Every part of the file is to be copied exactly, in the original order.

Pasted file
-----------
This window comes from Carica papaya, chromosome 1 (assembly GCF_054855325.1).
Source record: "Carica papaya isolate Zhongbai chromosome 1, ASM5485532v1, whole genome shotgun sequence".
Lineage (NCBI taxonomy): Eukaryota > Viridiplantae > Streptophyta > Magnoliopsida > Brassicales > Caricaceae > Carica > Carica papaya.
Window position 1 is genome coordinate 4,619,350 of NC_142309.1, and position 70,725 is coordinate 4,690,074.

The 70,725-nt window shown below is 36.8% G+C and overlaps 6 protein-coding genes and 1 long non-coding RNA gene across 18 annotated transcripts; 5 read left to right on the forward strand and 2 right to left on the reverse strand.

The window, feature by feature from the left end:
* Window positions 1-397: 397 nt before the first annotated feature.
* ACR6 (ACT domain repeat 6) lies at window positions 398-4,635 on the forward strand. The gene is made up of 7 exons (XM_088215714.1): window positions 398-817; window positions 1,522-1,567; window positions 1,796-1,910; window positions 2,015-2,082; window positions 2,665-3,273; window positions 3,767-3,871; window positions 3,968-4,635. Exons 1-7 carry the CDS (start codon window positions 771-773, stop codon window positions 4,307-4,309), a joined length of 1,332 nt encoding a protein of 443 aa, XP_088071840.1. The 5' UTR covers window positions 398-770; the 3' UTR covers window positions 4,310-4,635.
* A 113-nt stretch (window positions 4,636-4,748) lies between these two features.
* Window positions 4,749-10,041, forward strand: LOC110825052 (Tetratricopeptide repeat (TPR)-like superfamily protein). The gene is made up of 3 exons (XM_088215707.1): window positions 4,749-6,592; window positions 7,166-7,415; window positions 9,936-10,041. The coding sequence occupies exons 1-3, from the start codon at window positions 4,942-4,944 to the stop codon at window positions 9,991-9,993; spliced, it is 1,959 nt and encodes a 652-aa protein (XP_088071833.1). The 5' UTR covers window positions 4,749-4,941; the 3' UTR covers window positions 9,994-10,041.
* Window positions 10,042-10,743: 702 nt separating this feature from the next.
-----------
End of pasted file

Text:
This window comes from Carica papaya, chromosome 1 (assembly GCF_054855325.1).
Source record: "Carica papaya isolate Zhongbai chromosome 1, ASM5485532v1, whole genome shotgun sequence".
Lineage (NCBI taxonomy): Eukaryota > Viridiplantae > Streptophyta > Magnoliopsida > Brassicales > Caricaceae > Carica > Carica papaya.
Window position 1 is genome coordinate 4,619,350 of NC_142309.1, and position 70,725 is coordinate 4,690,074.

The 70,725-nt window shown below is 36.8% G+C and overlaps 6 protein-coding genes and 1 long non-coding RNA gene across 18 annotated transcripts; 5 read left to right on the forward strand and 2 right to left on the reverse strand.

The window, feature by feature from the left end:
* Window positions 1-397: 397 nt before the first annotated feature.
* ACR6 (ACT domain repeat 6) lies at window positions 398-4,635 on the forward strand. The gene is made up of 7 exons (XM_088215714.1): window positions 398-817; window positions 1,522-1,567; window positions 1,796-1,910; window positions 2,015-2,082; window positions 2,665-3,273; window positions 3,767-3,871; window positions 3,968-4,635. Exons 1-7 carry the CDS (start codon window positions 771-773, stop codon window positions 4,307-4,309), a joined length of 1,332 nt encoding a protein of 443 aa, XP_088071840.1. The 5' UTR covers window positions 398-770; the 3' UTR covers window positions 4,310-4,635.
* A 113-nt stretch (window positions 4,636-4,748) lies between these two features.
* Window positions 4,749-10,041, forward strand: LOC110825052 (Tetratricopeptide repeat (TPR)-like superfamily protein). The gene is made up of 3 exons (XM_088215707.1): window positions 4,749-6,592; window positions 7,166-7,415; window positions 9,936-10,041. The coding sequence occupies exons 1-3, from the start codon at window positions 4,942-4,944 to the stop codon at window positions 9,991-9,993; spliced, it is 1,959 nt and encodes a 652-aa protein (XP_088071833.1). The 5' UTR covers window positions 4,749-4,941; the 3' UTR covers window positions 9,994-10,041.
* Window positions 10,042-10,743: 702 nt separating this feature from the next.